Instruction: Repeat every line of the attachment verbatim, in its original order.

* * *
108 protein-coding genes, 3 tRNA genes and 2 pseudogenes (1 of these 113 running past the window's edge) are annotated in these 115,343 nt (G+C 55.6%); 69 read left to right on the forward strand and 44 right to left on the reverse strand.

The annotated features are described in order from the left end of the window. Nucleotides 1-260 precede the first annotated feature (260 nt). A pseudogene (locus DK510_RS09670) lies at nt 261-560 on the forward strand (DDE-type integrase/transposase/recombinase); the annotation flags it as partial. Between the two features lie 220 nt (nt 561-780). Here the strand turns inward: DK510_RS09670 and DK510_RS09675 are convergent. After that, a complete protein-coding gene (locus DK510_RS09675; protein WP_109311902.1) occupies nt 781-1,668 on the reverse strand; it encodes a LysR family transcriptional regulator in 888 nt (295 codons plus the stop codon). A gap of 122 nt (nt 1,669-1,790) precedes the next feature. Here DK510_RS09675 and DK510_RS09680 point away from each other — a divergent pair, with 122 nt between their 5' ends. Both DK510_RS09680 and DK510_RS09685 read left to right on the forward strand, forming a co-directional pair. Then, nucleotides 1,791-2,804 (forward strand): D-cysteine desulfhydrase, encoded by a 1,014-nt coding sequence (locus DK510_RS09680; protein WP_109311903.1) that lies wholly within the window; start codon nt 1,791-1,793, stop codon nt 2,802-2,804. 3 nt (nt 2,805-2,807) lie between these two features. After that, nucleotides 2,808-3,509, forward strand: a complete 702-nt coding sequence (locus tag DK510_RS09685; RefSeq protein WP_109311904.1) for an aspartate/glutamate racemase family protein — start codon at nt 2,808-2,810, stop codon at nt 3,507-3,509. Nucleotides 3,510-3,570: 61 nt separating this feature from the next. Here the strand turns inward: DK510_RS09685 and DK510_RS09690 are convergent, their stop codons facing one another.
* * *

108 protein-coding genes, 3 tRNA genes and 2 pseudogenes (1 of these 113 running past the window's edge) are annotated in these 115,343 nt (G+C 55.6%); 69 read left to right on the forward strand and 44 right to left on the reverse strand.

The annotated features are described in order from the left end of the window. Nucleotides 1-260 precede the first annotated feature (260 nt). A pseudogene (locus DK510_RS09670) lies at nt 261-560 on the forward strand (DDE-type integrase/transposase/recombinase); the annotation flags it as partial. Between the two features lie 220 nt (nt 561-780). Here the strand turns inward: DK510_RS09670 and DK510_RS09675 are convergent. After that, a complete protein-coding gene (locus DK510_RS09675; protein WP_109311902.1) occupies nt 781-1,668 on the reverse strand; it encodes a LysR family transcriptional regulator in 888 nt (295 codons plus the stop codon). A gap of 122 nt (nt 1,669-1,790) precedes the next feature. Here DK510_RS09675 and DK510_RS09680 point away from each other — a divergent pair, with 122 nt between their 5' ends. Both DK510_RS09680 and DK510_RS09685 read left to right on the forward strand, forming a co-directional pair. Then, nucleotides 1,791-2,804 (forward strand): D-cysteine desulfhydrase, encoded by a 1,014-nt coding sequence (locus DK510_RS09680; protein WP_109311903.1) that lies wholly within the window; start codon nt 1,791-1,793, stop codon nt 2,802-2,804. 3 nt (nt 2,805-2,807) lie between these two features. After that, nucleotides 2,808-3,509, forward strand: a complete 702-nt coding sequence (locus tag DK510_RS09685; RefSeq protein WP_109311904.1) for an aspartate/glutamate racemase family protein — start codon at nt 2,808-2,810, stop codon at nt 3,507-3,509. Nucleotides 3,510-3,570: 61 nt separating this feature from the next. Here the strand turns inward: DK510_RS09685 and DK510_RS09690 are convergent, their stop codons facing one another.